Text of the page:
Matthew Stafford isn’t an emotionless football robot. He only wishes he could play like one.
The Detroit Lions quarterback tries to keep his emotions in check and never get too high or too low during a game.
As his team faces the challenge of climbing out of an 0-2 hole, Lions coach Matt Patricia and his staff have been emphasizing the need for players to keep their emotions in check and not ride the emotional waves of a game. They don’t want players to get too high or too low.
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Throughout his 12-year career, Stafford has demonstrated excellent emotional control.
“I think experience, experience at the position,” Stafford said of the reason for his emotional control during a conference call Wednesday. “As a quarterback, it’s one of the few positions on the field sometimes where the more emotion, the harder you try, the more worked up you get, the worse you play. A lot of times in football that can be beneficial to guys. I just don’t think so as the quarterback.
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“It doesn’t mean that inside I’m not pissed at times or pumped at times or whatever it is. All of that’s in there. I’ve got to make sure that I move on to the next play or the next game or whatever it is. I can’t let the last one linger.”
Stafford said avoiding too much emotion, especially after a bad play, allows him to get back into the game and focus on making the next play and the next drive successful.
After he threw an interception to Kyle Fuller that led to Chicago’s go-ahead touchdown late in the season-opening loss, Stafford led a 59-yard drive that would have resulted in a winning touchdown if D’Andre Swift had not dropped a pass with a 6 seconds left.
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“If I go out and throw a pick in 4-minute offense in the Chicago game, I better get my ass ready to go out there and go down in a 2-iminute drive and try to score a touchdown,” he said. “It does me no good to get lost in my emotions and how I’m feeling at the moment. I’ve just got to go out there and work for the next play and help lead our team. I’m trying to do that to the best of my ability.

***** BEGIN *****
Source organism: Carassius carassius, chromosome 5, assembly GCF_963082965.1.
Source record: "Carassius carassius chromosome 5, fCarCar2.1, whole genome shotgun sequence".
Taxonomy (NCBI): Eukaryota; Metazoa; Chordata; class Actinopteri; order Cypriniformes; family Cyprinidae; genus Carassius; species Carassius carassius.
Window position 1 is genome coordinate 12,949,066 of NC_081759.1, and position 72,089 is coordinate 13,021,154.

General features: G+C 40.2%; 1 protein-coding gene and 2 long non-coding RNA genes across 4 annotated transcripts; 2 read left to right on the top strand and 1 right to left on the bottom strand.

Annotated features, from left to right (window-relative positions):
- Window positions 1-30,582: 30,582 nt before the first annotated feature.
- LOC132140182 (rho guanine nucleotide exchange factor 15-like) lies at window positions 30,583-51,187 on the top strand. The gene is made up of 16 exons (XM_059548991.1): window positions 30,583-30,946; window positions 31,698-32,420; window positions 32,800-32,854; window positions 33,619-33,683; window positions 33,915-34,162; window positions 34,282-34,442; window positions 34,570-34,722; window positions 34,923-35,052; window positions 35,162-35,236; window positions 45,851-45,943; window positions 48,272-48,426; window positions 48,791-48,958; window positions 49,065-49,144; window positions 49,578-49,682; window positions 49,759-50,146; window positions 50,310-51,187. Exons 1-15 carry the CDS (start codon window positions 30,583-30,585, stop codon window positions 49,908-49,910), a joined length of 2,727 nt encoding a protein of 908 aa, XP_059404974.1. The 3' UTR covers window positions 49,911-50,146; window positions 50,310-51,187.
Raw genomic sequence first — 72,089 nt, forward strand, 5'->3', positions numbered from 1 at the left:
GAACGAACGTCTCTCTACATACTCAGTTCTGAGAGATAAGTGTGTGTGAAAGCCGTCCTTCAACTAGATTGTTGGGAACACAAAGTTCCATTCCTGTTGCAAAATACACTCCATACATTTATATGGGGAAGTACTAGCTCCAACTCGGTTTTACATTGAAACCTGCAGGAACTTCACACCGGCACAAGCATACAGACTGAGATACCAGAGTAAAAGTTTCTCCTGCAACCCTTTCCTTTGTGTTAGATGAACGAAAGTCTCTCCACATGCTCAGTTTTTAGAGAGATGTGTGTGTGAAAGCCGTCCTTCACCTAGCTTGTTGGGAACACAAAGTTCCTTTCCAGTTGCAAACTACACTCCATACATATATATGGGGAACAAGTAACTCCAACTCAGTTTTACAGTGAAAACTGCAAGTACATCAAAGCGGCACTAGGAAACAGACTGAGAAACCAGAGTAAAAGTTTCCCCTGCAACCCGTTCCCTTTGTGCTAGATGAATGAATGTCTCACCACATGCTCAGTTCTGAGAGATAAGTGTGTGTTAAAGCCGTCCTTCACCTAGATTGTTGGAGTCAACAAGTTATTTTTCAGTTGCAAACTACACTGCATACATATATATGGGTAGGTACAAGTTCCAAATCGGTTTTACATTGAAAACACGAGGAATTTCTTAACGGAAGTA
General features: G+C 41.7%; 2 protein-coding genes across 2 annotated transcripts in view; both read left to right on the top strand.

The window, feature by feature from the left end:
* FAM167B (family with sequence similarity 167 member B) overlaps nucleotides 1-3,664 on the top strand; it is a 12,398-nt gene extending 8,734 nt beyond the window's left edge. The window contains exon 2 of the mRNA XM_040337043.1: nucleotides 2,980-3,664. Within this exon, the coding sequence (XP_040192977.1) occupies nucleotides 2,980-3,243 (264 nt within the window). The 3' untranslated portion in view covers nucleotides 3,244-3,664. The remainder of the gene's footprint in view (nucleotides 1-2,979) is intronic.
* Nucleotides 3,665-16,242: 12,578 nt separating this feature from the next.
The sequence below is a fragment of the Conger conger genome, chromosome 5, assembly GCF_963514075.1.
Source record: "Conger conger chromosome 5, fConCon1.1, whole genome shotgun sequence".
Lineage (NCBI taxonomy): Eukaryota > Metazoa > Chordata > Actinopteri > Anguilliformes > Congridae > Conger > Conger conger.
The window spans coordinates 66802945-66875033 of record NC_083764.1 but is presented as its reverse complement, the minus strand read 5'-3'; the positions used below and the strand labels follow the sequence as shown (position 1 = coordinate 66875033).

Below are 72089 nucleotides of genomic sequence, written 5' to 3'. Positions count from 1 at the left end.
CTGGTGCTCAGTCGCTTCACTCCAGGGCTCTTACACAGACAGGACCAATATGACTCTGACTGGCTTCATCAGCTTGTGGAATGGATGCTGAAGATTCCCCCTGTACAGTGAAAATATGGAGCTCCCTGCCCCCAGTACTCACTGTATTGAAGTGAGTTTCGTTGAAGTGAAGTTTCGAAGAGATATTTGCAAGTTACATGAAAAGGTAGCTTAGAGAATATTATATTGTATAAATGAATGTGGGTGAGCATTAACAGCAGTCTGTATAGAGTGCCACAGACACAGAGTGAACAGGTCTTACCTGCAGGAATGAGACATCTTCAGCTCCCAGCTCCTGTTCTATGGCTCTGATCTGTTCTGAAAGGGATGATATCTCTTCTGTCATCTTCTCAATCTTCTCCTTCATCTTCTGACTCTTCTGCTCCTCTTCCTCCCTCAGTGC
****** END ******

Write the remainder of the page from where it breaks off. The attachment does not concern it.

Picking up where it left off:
“Am I perfect at it? Absolutely not. But that’s something that I’m working towards every single day.”
One of the few instances when he didn’t came during a 2015 playoff loss at Dallas after officials negated an initial pass-interference call. Stafford kept arguing with field officials even after he got to the sideline and yelled “hooome cookin’ ” at Cowboys fans.
Stafford said his emotional demeanor during games has influenced in part by the quarterbacks he watched as a young fan. His favorite was Troy Aikman. The Cowboys Hall of Famer was known for is uncanny accuracy, but also for his emotional control.
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Norv Turner, Aikman’s offensive coordinator in Dallas for three seasons, presented Aikman at his Hall of Fame enshrinement in 2006. Turner showered praise on Aikman, but he called special attention to one key attribute that allowed him to elevate his game.
“Troy’s greater strength as a player was his ability to focus and stay focused in the most unusual circumstances,” Turner said. “Troy had the ability to make the play when it mattered the most.”
As a kid growing up in Dallas, Stafford would have seen a lot of the emotional control that allowed Aikman to focus during games.
“There’s probably certain times where I’m better at it than I am other times,” Stafford said of keeping hi emotions in check. “But it’s something that I know is important. I feel like as a quarterback there’s plenty of times in practice or whatever it is to show emotion and talk to guys and get on guys and whatever it is I need to do.
“But at the same time, on game day, man, we’ve got to go to the next one. We’ve got to go to the next one and make the next play work, whether we made the last one work or not. It’s just something that I remember watching quarterbacks when I was a kid growing up and everybody has their own style of doing it but it was obviously something that was important to helping those guys lead their teams, so I tried to adapt it and put it into my game.”
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